For all the distinct characteristics that different lamin subtypes can confer to the polymers they form, much more variation can be contributed by the many tissue-specific nucleoskeletal components. For example, the LINC-component splice variant nesprin-2ε1 is specific to early embryonic cells while short nesprins 1α2 and 2α1 are restricted to heart and muscle tissues75 and several nesprin and SUN genes are tissue-specifically expressed.67,68,76 Several widely expressed and tissue-specific NETs may influence LINC or support separate interactions with cytoplasmic filaments. NET5 (Samp1) interacts with the LINC component SUN177 and also contributes to more specialized TAN lines that serve as tracks for nuclear migration within the cell.78 NET5 also binds lamin A and is observed at spindle poles during mitosis, while its knockdown affects centrosome positioning,79 suggesting an additional role mediating nucleoskeletal associations with microtubules. Interestingly, two NETs found in proteomics of muscle nuclear envelopes, Tmem214 and WFS1, similarly accumulate at spindle poles during mitosis, and Tmem214 along with a third muscle NET KLHL31 partially tracks with microtubules on the nuclear surface in interphase.12 Future work will likely reveal additional NETs that participate in specific nucleoskeletal connections with cytoplasmic filament systems.

Chromatin, a component of the nucleoskeleton?

Thus far, we have focused on the side of the lamin polymer facing outward, but the nucleoplasmic face is not less active. Many labs have shown that lamins can bind specific types of DNA/chromatin including beta-heterochromatin in Drosophila, MARs, SARs, telomeres, centromeres, and core histones – specifically H2A and H2B.76 There appear to be both weak binding sites in the lamin coiled-coil domain80,81 and high-affinity binding sites in the C-terminal domain.82,83 Furthermore, lamins can bind a variety of transcriptional regulators including pRb, cFos, and Mok2.84 This is thought to sequester these factors away from their target genes that tend to be more internal in the nucleus, but if a gene is proximal to lamins, it could have an activating effect. Indeed, ChIP-sequencing of lamin A-associated chromatin revealed a mixture of active and repressed genes.85 However, this study could not distinguish between contributions from a lesser nucleoplasmic pool of lamins and the membrane-associated polymer. It is also unclear whether lamin contributions to spatial genome organization are directed by lamin–chromatin interactions, lamin–transcriptional regulator interactions, or lamin–NET interactions. Nonetheless, defective lamin B1 results in release of chromosome 18 from the periphery,86 and lamin A mutations associated with human disease (see below) cause changes in the positioning of certain chromosomes.87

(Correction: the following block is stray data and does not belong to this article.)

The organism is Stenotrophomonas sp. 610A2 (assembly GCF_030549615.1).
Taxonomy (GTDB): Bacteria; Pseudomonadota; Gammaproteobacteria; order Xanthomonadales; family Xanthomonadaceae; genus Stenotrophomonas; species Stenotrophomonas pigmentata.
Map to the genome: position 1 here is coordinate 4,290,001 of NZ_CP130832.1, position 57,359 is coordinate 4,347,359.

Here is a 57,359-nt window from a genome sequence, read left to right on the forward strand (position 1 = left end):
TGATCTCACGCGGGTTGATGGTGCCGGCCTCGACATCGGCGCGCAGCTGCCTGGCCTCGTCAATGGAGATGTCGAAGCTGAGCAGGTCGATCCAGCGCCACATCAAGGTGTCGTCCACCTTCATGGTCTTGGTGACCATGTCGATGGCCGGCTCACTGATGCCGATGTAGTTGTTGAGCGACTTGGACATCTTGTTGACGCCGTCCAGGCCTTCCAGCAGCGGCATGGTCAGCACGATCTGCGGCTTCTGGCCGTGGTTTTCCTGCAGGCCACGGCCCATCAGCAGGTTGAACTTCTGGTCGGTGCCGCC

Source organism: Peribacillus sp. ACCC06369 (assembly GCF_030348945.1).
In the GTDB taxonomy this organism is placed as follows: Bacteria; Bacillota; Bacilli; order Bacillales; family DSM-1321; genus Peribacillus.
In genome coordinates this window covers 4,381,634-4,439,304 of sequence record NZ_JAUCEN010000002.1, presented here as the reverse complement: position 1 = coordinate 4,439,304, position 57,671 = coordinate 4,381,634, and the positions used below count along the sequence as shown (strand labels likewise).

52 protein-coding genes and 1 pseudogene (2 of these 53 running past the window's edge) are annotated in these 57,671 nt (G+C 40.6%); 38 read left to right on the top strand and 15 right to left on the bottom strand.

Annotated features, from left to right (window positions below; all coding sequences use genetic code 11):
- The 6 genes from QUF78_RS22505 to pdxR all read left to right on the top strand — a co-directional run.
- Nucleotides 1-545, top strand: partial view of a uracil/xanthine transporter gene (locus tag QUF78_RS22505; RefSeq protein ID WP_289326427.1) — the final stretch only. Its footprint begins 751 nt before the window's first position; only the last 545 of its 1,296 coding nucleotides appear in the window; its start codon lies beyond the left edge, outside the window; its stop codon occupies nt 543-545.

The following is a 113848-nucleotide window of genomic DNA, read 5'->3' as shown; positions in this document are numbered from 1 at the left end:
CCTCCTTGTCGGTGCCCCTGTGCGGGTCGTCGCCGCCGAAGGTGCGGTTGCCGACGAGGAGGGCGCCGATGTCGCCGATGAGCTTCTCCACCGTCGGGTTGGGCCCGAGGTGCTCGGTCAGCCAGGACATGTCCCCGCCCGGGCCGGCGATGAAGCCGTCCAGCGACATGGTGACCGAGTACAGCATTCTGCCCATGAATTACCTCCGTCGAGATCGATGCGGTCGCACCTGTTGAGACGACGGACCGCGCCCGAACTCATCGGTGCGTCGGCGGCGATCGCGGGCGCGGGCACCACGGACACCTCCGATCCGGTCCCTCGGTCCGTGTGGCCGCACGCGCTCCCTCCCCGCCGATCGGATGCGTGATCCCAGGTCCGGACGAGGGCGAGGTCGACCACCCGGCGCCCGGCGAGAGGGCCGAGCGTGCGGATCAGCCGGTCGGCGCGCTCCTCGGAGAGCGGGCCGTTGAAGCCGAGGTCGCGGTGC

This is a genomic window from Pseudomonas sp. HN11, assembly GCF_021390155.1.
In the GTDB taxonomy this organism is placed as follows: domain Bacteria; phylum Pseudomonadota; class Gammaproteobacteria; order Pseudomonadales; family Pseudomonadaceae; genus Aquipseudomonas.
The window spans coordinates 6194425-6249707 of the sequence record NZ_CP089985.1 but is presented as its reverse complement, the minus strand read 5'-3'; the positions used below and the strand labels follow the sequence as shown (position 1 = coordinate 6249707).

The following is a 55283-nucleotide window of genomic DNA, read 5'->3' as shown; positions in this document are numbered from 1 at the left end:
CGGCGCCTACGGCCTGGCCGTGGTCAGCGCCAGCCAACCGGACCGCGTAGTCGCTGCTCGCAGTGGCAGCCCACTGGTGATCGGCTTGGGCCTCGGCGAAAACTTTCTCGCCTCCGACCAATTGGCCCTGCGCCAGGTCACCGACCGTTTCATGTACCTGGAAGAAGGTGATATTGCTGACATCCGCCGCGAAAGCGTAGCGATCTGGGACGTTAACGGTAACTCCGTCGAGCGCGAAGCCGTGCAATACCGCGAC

Several NETs also interact directly with chromatin and/or transcriptional regulators. Lamin B receptor (LBR) binds H3/H4 histones,88 favoring histone H3 with the silencing lysine 9 tri-methylation mark,89 and also binds heterochromatin protein 1 (HP1).90 LAP2β binds barrier-to-autointegration factor (BAF),76 the transcriptional repressor germ cell-less (gcl),91 and the chromatin-remodeling factor histone deacetylase 3.92 Interestingly, emerin was subsequently shown to bind these same factors,93,94 but it also has additional specific interactions with the transcriptional repressor Btf95 and the transcription factor Lmo7.96 These NETs are all widely expressed, and so could only contribute tissue-specific genome regulatory functions through the medium of tissue-specific chromatin or chromatin/DNA regulating binding partners. In contrast, there are several highly tissue-specific NETs that direct tissue-specific patterns of genome organization. TAPBPL, STT3A, NET5, NET29, NET39, NET45, and NET47 all can direct particular subsets of chromosomes to the nuclear periphery.11,97

All of the genome-linked NETs tested thus far also bind lamins, and so are also parts of the nucleoskeleton. This should enable lamins and NETs to work in concert to achieve their functions in genome organization and regulation. Indeed, LBR and lamin A together achieve a general pattern of heterochromatin distribution at the nuclear periphery that is disrupted when these components are removed.98 More specific gene positioning can be achieved with a different nexus of LAP2β with lamin B1 and histone deacetylase 3 that directs the IgH and Cyp3a loci to the nuclear periphery in lymphocytes.99 Lamin and interacting NET effects on the genome also include RNA splicing,100 DNA replication,101,102 and DNA damage repair responses.103